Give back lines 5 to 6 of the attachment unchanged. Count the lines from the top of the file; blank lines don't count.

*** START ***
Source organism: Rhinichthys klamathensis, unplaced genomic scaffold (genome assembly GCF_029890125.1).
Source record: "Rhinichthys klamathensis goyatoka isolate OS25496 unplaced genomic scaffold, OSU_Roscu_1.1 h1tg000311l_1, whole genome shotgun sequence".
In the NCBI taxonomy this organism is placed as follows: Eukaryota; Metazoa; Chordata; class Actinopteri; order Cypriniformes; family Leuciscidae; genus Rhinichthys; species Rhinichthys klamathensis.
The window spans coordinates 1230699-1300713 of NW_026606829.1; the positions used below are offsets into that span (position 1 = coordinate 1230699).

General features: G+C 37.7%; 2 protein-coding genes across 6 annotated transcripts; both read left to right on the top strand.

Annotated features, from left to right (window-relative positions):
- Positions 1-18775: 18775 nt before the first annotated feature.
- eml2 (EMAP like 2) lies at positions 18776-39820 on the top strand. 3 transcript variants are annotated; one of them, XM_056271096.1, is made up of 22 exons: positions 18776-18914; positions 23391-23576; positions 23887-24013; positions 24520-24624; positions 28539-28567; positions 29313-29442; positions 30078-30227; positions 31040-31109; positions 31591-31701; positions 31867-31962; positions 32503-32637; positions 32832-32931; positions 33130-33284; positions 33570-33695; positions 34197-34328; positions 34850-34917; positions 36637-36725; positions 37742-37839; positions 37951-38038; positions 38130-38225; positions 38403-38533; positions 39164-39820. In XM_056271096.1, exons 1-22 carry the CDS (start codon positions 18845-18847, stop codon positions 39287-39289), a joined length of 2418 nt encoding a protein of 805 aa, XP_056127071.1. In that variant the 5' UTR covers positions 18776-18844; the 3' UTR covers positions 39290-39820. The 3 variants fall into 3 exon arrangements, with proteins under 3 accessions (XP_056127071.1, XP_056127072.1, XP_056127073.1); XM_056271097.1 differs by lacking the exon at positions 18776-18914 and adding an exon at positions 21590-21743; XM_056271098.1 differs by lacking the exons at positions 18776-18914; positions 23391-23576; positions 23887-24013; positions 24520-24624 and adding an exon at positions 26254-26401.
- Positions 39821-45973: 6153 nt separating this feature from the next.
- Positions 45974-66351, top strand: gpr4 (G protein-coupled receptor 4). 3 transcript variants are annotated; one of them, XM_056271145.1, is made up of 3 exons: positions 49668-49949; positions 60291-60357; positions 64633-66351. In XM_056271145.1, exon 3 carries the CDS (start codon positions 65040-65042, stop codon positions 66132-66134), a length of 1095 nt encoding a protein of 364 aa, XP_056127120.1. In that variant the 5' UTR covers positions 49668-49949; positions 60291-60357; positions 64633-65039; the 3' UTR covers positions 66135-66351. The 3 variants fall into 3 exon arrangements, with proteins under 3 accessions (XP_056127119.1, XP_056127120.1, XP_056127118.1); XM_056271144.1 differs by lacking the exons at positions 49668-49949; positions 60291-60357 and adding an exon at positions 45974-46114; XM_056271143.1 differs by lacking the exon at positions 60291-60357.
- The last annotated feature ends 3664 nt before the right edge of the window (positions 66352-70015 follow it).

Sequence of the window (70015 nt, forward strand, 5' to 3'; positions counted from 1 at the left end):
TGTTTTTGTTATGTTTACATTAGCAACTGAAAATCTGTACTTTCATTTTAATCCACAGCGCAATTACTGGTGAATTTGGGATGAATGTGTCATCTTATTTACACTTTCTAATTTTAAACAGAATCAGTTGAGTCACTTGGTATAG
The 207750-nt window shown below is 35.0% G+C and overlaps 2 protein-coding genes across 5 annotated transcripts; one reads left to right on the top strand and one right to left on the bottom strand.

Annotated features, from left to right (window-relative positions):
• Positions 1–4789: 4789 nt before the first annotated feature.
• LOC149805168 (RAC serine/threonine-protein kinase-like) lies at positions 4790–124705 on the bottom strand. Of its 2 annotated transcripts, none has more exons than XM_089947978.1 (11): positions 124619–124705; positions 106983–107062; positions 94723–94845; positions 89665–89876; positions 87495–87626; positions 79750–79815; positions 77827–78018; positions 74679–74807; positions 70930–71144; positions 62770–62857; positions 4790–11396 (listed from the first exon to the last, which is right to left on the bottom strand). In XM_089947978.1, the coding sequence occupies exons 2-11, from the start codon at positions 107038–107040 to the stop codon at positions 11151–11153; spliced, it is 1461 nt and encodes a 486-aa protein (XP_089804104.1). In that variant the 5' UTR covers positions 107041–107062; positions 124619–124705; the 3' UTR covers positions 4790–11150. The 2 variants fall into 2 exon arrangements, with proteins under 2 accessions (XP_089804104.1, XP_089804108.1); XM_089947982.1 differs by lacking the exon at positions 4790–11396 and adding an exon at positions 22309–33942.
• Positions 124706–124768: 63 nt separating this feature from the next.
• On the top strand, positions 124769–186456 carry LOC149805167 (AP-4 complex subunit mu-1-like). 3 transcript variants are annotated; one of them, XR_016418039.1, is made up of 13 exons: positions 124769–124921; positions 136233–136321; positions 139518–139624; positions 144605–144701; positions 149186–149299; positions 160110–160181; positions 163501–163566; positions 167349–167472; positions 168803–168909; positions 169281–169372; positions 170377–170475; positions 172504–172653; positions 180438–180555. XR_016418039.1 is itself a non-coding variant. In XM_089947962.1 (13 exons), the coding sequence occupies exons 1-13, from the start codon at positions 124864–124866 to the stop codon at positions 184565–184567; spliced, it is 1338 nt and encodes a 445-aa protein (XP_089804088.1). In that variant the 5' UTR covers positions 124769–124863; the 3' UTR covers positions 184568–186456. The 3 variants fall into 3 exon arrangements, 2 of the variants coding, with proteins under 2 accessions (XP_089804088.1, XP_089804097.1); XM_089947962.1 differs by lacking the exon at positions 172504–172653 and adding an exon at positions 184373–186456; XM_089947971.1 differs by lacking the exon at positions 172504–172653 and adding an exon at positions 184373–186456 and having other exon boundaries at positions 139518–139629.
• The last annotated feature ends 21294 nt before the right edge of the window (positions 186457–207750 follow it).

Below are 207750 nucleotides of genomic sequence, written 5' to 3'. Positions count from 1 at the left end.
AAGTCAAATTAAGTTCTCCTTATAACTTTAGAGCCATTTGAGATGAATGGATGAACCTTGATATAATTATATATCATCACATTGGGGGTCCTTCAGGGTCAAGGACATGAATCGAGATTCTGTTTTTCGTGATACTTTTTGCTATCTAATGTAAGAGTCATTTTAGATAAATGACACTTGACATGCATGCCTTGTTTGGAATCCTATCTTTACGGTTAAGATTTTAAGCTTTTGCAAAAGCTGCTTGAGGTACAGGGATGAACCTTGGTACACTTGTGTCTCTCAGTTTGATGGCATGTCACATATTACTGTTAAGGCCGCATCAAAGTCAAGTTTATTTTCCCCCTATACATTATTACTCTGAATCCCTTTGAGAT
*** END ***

General features: G+C 37.7%; 2 protein-coding genes across 6 annotated transcripts; both read left to right on the top strand.

Annotated features, from left to right (window-relative positions):